The good news is that Donald apparently likes to have an open door policy and keep his calendar clear. He’s not used to being an employee, but as his new boss feel free to stop in and tell him what you think of his performance if you happen to be in the DC area.

 

More Than 50 Million Votes Didn’t Count in the 2016 Election (Thanks to the Electoral College)

electoral college

Every four years, we go out as a nation and do our civic duty to elect a new President of the United States. Every four years the debate is sparked again over whether the Electoral College makes sense or has perhaps outlived its usefulness. The 2016 election makes the debate particularly poignant for most Americans because the candidate who won the Electoral College—and therefore is now President of the United States—did not receive the most votes. Not by a long, long shot. As a matter of fact, thanks to the Electoral College there are nearly 53 million voters whose choice was ignored.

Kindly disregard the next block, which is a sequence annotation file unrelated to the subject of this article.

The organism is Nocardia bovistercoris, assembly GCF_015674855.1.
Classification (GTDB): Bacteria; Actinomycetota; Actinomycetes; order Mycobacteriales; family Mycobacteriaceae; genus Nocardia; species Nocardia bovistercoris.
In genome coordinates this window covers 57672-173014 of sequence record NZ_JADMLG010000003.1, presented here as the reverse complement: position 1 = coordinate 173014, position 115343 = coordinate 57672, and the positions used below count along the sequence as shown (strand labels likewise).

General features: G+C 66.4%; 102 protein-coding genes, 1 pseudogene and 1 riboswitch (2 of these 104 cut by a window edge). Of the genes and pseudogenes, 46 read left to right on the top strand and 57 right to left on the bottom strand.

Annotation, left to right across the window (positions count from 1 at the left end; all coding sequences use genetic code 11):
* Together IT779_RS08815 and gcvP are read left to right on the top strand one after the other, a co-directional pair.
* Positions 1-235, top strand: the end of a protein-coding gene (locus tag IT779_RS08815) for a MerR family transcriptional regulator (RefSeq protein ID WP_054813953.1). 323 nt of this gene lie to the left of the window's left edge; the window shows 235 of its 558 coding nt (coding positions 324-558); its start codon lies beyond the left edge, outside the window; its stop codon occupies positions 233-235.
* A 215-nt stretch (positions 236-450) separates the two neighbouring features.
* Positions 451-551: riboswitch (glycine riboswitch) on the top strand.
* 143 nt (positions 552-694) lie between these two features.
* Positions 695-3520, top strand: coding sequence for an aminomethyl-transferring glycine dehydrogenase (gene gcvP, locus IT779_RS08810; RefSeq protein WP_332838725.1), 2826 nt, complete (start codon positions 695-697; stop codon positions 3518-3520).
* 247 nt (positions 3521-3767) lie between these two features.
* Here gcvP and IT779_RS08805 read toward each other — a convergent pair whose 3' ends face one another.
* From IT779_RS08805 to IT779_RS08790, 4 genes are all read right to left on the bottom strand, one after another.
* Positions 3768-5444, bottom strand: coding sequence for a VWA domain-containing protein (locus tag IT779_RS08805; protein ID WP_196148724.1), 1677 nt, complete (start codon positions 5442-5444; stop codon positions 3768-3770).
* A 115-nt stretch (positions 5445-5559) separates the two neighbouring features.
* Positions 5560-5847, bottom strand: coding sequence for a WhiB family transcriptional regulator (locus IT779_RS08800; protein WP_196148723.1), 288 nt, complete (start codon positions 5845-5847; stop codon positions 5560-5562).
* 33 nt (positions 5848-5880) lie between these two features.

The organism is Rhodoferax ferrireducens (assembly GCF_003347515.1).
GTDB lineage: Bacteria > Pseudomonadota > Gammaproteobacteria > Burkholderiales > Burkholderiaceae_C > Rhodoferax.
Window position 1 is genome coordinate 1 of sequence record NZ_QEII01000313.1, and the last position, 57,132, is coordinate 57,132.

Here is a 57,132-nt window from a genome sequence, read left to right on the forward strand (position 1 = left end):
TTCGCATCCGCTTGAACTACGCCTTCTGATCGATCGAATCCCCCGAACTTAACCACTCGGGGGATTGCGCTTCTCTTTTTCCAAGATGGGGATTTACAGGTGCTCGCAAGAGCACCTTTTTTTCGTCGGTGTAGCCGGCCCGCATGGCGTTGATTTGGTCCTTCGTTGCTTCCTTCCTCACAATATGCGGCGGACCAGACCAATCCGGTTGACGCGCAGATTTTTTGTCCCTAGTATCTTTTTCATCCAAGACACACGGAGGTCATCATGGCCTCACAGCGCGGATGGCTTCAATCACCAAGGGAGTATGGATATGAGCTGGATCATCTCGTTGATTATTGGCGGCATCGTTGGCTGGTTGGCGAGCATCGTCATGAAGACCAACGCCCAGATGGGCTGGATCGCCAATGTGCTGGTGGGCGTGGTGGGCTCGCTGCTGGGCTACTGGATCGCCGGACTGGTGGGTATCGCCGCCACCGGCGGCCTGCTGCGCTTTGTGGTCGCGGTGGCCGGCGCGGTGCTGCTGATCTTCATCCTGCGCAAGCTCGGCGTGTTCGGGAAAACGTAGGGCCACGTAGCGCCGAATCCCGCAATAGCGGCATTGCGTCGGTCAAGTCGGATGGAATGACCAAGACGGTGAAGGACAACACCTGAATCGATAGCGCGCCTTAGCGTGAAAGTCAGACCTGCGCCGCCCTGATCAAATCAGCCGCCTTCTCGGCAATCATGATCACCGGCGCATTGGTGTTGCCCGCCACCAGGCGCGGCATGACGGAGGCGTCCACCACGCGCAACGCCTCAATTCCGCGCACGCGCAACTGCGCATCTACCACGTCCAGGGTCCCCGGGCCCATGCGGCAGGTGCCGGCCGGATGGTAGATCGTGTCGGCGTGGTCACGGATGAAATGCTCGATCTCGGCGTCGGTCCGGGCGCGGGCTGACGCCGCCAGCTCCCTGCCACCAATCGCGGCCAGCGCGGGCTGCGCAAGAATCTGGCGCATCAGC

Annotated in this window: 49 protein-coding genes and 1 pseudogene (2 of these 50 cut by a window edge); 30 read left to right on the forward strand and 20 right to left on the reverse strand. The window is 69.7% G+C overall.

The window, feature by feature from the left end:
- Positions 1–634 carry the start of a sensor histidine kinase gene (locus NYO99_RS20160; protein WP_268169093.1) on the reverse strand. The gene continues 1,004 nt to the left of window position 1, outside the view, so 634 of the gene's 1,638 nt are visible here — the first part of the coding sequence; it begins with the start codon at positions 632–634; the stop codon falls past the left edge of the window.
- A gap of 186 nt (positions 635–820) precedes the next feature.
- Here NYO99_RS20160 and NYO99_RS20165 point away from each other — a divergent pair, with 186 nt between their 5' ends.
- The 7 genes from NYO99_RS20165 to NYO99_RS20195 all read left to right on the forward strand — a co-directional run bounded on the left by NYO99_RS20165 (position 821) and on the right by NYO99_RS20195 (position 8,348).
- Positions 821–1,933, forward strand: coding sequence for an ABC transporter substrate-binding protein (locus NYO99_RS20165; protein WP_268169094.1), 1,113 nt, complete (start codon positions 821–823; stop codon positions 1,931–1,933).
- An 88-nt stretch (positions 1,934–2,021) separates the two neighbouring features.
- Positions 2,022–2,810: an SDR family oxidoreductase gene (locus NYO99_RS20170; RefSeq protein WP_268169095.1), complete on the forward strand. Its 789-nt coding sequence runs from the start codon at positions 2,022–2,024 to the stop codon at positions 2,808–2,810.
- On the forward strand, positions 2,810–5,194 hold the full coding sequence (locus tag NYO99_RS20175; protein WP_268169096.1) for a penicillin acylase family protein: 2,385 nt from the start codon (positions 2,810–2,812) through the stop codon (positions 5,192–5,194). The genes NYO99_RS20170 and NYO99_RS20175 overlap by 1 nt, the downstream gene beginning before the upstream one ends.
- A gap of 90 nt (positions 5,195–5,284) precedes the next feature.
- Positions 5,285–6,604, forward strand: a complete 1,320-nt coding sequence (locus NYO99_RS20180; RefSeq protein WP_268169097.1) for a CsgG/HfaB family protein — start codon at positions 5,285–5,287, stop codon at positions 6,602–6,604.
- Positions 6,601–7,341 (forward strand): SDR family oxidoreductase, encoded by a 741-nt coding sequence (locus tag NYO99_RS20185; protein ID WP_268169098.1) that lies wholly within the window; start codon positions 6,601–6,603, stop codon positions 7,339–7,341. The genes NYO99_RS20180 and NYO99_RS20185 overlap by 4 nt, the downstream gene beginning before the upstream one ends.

Overview of the Electoral College

For those who may not know, let’s start with a (very) brief overview of what the Electoral College is. Some of the The Founding Fathers were apprehensive about giving too much power directly to average citizens—so they established the concept in Article 2, Section 1 of the Constitution of the United States. It specifies:

Each State shall appoint, in such Manner as the Legislature thereof may direct, a Number of Electors, equal to the whole Number of Senators and Representatives to which the State may be entitled in the Congress: but no Senator or Representative, or Person holding an Office of Trust or Profit under the United States, shall be appointed an Elector.